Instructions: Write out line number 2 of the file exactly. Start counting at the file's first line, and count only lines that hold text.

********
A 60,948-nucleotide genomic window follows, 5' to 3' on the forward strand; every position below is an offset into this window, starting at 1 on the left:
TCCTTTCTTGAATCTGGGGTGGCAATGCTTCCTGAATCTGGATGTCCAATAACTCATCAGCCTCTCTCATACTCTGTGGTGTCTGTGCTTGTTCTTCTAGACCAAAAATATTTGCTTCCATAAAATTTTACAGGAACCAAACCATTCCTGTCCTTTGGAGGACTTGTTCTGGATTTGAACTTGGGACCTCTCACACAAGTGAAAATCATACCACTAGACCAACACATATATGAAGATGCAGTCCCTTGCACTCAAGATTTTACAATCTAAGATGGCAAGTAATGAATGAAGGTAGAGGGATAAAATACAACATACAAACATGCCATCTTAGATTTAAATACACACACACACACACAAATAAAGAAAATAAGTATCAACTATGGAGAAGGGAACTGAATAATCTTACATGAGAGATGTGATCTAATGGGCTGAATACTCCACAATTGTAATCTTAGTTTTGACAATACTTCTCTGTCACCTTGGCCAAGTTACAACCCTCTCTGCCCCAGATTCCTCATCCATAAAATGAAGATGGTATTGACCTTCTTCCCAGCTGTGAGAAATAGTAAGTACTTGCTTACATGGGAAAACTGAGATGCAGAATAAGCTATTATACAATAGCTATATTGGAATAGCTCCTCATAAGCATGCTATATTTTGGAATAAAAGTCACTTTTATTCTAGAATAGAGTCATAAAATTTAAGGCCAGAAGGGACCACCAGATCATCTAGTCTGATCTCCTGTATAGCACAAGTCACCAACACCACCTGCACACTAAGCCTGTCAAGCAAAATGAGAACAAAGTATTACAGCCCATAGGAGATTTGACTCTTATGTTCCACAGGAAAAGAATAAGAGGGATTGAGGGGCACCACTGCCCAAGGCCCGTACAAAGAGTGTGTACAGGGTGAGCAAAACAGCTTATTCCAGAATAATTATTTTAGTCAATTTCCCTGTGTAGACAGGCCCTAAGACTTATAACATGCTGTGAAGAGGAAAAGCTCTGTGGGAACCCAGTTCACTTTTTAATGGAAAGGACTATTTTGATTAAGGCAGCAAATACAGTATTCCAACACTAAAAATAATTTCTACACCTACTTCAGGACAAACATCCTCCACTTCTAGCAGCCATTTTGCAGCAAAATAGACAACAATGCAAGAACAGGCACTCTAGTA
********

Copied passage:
TCCTTTCTTGAATCTGGGGTGGCAATGCTTCCTGAATCTGGATGTCCAATAACTCATCAGCCTCTCTCATACTCTGTGGTGTCTGTGCTTGTTCTTCTAGACCAAAAATATTTGCTTCCATAAAATTTTACAGGAACCAAACCATTCCTGTCCTTTGGAGGACTTGTTCTGGATTTGAACTTGGGACCTCTCACACAAGTGAAAATCATACCACTAGACCAACACATATATGAAGATGCAGTCCCTTGCACTCAAGATTTTACAATCTAAGATGGCAAGTAATGAATGAAGGTAGAGGGATAAAATACAACATACAAACATGCCATCTTAGATTTAAATACACACACACACACACAAATAAAGAAAATAAGTATCAACTATGGAGAAGGGAACTGAATAATCTTACATGAGAGATGTGATCTAATGGGCTGAATACTCCACAATTGTAATCTTAGTTTTGACAATACTTCTCTGTCACCTTGGCCAAGTTACAACCCTCTCTGCCCCAGATTCCTCATCCATAAAATGAAGATGGTATTGACCTTCTTCCCAGCTGTGAGAAATAGTAAGTACTTGCTTACATGGGAAAACTGAGATGCAGAATAAGCTATTATACAATAGCTATATTGGAATAGCTCCTCATAAGCATGCTATATTTTGGAATAAAAGTCACTTTTATTCTAGAATAGAGTCATAAAATTTAAGGCCAGAAGGGACCACCAGATCATCTAGTCTGATCTCCTGTATAGCACAAGTCACCAACACCACCTGCACACTAAGCCTGTCAAGCAAAATGAGAACAAAGTATTACAGCCCATAGGAGATTTGACTCTTATGTTCCACAGGAAAAGAATAAGAGGGATTGAGGGGCACCACTGCCCAAGGCCCGTACAAAGAGTGTGTACAGGGTGAGCAAAACAGCTTATTCCAGAATAATTATTTTAGTCAATTTCCCTGTGTAGACAGGCCCTAAGACTTATAACATGCTGTGAAGAGGAAAAGCTCTGTGGGAACCCAGTTCACTTTTTAATGGAAAGGACTATTTTGATTAAGGCAGCAAATACAGTATTCCAACACTAAAAATAATTTCTACACCTACTTCAGGACAAACATCCTCCACTTCTAGCAGCCATTTTGCAGCAAAATAGACAACAATGCAAGAACAGGCACTCTAGTA